One small skip for man, one giant leap for mankind

February 10, 2022 — by Anjali Pai
Photo by Anjali Pai
Skipping is far more efficient than running or walking.

After picking up pizza from Cicero’s, I was eager to get home and eat my dinner. But when I came back from the restaurant, I was faced with a dilemma. My car was about 500 feet away and I was left with only two choices on how to get there. I could walk (which would take forever) or I could run, which would be tiring and hurt my knees. 

Neither of these choices sounded appealing, so I came up with a third: skipping. It was perfect — skipping is fun, effortless and allows me to cover a lot of distance in a short amount of time. 

But as I skipped toward my car, I felt the piercing stares of the people around me. My cheeks flushed bright red with humiliation, and I immediately stopped. I resigned myself to a walk of shame the rest of the way back to my car. 

At that moment, I realized one of the major cons about getting older: Skipping is, unfortunately, no longer socially acceptable. 

This is a shame because skipping can benefit people of all ages. A 2019 study from East Carolina University and Appalachian State University found that running produces nearly twice the impact on the kneecap as skipping. Skipping can be useful in cases such as running in P.E. when your joints start to ache.

I started implementing my skipping technique in 7th grade, when I had to run the mile the day after a four-and-a-half hour long gymnastics practice. I was so sore from practice that the idea of running for seven to eight minutes straight was unbearable. But as my energy drained after the first lap around the track, I came to realize that I didn’t have to run. The pain was intolerable, but I knew that walking would slow down my mile time too much. I skipped instead, giving my joints time to recover from the impact caused by running.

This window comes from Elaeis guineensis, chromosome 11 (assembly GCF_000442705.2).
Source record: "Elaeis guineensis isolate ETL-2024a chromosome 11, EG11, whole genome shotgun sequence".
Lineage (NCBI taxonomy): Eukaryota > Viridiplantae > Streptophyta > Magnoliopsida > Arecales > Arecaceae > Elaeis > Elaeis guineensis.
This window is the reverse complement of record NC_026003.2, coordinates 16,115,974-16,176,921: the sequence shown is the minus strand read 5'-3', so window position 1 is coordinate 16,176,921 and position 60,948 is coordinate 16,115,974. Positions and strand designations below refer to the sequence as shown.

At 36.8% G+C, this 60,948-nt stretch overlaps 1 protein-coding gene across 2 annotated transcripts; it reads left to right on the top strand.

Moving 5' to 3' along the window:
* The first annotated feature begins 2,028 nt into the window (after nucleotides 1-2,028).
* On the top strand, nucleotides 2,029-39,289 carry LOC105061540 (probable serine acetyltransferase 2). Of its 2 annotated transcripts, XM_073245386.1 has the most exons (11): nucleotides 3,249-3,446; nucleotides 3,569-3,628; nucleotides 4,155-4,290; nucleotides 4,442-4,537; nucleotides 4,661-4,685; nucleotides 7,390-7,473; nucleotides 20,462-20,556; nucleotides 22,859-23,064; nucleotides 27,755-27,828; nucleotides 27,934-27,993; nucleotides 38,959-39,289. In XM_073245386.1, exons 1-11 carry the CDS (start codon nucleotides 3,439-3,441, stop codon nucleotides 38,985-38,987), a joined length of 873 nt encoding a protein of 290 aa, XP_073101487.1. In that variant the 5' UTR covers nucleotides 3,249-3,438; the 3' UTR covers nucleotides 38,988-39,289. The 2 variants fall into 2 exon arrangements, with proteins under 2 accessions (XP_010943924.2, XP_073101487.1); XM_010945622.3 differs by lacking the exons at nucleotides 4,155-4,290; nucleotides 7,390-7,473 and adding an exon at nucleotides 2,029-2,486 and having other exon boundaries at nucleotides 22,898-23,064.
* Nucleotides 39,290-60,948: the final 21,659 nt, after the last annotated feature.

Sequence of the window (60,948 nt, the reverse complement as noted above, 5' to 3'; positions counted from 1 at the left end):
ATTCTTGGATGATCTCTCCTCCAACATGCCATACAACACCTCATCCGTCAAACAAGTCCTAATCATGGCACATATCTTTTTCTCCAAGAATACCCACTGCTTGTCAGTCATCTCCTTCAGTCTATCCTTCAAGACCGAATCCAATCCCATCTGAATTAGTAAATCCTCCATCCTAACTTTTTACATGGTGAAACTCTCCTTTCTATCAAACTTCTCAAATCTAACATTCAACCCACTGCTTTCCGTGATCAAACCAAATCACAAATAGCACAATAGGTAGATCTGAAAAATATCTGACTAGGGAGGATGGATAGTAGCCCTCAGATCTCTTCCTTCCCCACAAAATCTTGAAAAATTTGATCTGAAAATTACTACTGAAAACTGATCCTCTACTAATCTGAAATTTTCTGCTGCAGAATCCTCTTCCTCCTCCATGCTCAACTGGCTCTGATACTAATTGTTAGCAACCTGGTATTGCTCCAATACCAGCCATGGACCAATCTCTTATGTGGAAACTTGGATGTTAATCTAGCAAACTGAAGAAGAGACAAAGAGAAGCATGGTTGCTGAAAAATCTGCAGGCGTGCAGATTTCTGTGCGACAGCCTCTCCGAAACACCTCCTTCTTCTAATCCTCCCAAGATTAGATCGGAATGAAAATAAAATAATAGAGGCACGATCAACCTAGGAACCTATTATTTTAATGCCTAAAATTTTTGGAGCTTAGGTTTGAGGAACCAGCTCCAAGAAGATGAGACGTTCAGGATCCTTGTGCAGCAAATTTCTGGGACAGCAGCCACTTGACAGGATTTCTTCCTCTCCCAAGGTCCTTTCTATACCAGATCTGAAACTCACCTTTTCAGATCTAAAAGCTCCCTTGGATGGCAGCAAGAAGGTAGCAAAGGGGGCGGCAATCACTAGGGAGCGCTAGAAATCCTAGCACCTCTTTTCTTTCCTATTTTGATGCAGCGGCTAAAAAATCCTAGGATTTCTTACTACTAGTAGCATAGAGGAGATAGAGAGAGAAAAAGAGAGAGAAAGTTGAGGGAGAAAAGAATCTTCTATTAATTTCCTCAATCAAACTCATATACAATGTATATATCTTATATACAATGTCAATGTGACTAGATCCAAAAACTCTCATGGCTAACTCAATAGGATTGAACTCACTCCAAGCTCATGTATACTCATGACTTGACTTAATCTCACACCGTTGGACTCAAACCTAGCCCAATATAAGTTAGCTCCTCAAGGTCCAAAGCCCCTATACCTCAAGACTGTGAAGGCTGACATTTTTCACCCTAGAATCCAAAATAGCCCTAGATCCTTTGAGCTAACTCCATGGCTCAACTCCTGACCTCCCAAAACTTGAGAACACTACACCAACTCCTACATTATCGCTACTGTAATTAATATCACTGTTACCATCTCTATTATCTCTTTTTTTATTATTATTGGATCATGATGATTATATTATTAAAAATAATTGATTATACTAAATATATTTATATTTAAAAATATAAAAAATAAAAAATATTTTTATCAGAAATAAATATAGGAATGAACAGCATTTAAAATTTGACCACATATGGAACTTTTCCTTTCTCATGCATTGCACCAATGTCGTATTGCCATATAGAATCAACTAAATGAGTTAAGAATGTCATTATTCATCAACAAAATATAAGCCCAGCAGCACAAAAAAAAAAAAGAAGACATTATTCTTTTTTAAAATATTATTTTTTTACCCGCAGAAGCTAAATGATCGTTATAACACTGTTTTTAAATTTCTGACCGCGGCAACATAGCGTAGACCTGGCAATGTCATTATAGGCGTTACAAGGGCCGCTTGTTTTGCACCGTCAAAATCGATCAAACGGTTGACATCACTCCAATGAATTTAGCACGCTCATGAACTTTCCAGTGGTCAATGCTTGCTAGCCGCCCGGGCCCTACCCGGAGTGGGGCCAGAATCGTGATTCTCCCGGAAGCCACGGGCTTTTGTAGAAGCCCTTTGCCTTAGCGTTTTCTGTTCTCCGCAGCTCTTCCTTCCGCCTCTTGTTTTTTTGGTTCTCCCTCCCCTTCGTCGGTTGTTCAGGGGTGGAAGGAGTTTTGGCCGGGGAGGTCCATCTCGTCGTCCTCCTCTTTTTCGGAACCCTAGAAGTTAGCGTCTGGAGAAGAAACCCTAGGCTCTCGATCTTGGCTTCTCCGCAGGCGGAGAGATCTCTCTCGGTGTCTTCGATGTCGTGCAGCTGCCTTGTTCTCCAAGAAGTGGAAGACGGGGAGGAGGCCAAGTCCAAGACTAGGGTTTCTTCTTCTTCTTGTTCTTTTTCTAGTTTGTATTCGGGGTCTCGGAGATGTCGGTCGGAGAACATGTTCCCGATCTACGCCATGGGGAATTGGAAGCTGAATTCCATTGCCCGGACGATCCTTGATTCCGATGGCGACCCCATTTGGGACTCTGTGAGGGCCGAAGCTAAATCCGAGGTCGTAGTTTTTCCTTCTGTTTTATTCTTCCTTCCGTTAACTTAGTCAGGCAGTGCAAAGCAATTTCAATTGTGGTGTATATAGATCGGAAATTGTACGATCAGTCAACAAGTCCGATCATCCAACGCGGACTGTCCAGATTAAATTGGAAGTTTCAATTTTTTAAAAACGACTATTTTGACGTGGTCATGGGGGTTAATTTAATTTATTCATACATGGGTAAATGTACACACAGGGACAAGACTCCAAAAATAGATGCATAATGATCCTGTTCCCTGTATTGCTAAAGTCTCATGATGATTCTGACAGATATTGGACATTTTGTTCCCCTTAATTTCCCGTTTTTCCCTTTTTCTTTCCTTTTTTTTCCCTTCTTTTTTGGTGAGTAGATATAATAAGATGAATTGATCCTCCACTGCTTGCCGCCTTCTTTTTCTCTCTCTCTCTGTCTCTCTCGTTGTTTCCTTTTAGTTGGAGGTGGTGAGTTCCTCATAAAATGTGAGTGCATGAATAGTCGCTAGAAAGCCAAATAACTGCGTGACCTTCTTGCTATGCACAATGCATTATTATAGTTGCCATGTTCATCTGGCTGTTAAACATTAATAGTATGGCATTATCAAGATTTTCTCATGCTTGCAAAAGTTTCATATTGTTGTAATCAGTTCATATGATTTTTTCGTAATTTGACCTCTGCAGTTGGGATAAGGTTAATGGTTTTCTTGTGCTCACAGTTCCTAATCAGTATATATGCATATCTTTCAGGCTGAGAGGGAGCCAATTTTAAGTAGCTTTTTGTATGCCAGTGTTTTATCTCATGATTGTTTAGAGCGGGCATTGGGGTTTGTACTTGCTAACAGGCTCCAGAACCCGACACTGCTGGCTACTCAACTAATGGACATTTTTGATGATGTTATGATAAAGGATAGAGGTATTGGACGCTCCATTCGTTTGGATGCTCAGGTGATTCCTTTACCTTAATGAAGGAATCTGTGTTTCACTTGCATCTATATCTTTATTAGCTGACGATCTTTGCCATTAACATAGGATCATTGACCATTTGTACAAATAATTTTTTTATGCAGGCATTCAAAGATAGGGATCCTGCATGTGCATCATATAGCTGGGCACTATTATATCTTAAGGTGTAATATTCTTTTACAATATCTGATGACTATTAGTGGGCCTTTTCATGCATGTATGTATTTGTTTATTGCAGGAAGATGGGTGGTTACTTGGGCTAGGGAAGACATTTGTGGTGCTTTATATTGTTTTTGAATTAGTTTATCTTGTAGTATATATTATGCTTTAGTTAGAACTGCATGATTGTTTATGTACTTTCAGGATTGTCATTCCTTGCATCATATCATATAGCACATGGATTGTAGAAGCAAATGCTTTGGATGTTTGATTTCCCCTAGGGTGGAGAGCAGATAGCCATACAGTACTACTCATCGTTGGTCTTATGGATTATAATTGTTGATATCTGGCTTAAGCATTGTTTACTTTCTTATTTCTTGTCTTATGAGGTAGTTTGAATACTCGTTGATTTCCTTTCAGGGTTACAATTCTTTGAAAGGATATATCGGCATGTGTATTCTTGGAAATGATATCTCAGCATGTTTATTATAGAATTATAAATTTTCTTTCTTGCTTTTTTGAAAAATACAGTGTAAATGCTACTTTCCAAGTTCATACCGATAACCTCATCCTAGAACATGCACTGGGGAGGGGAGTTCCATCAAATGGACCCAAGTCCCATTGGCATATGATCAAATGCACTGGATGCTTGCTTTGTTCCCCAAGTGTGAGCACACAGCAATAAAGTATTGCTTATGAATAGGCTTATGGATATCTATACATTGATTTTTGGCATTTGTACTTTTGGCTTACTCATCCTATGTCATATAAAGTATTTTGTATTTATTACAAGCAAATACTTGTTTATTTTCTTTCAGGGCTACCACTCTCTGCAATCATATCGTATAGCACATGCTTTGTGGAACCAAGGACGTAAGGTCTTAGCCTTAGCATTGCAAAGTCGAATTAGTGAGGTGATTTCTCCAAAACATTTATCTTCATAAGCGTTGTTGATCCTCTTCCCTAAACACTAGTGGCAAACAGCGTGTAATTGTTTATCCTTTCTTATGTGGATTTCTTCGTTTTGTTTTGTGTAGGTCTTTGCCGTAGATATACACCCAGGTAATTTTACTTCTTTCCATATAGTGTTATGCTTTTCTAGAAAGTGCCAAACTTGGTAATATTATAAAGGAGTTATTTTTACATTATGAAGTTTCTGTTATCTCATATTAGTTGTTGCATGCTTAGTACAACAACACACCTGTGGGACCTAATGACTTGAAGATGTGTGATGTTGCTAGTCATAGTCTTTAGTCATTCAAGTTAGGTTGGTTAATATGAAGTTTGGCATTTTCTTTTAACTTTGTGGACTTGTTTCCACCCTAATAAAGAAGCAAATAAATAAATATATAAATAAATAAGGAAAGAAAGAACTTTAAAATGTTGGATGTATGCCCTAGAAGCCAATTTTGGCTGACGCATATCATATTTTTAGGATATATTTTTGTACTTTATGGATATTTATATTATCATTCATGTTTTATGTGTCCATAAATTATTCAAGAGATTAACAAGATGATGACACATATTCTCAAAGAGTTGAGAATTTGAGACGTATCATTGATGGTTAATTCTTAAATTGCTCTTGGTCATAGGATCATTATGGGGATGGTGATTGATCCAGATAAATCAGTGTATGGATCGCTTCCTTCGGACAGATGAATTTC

Another benefit presented by the 2019 study is that skipping burns 30% more calories than running. Thus, skipping is also beneficial to those who aim to lose weight.

Plus, skipping is simply joyful. Every time I skip, I channel the pure, youthful joy I felt when I was younger. With each hop, I am transported back to my happy elementary school days, when I would skip around the playground with my friends during recess.

Yet when I skip in public, I am met with stares of judgment and shame. It is unfortunate that skipping, a positive and effective form of travel, is frowned upon as one grows older. 

We must make reforms to these unspoken rules of society and allow everyone to skip without feeling out of place. Next time you see someone skip in public, kindly refrain from judging their actions. In fact, go ahead and skip with them. The more people skip, the more it will be normalized. One small skip for man, one giant leap for mankind.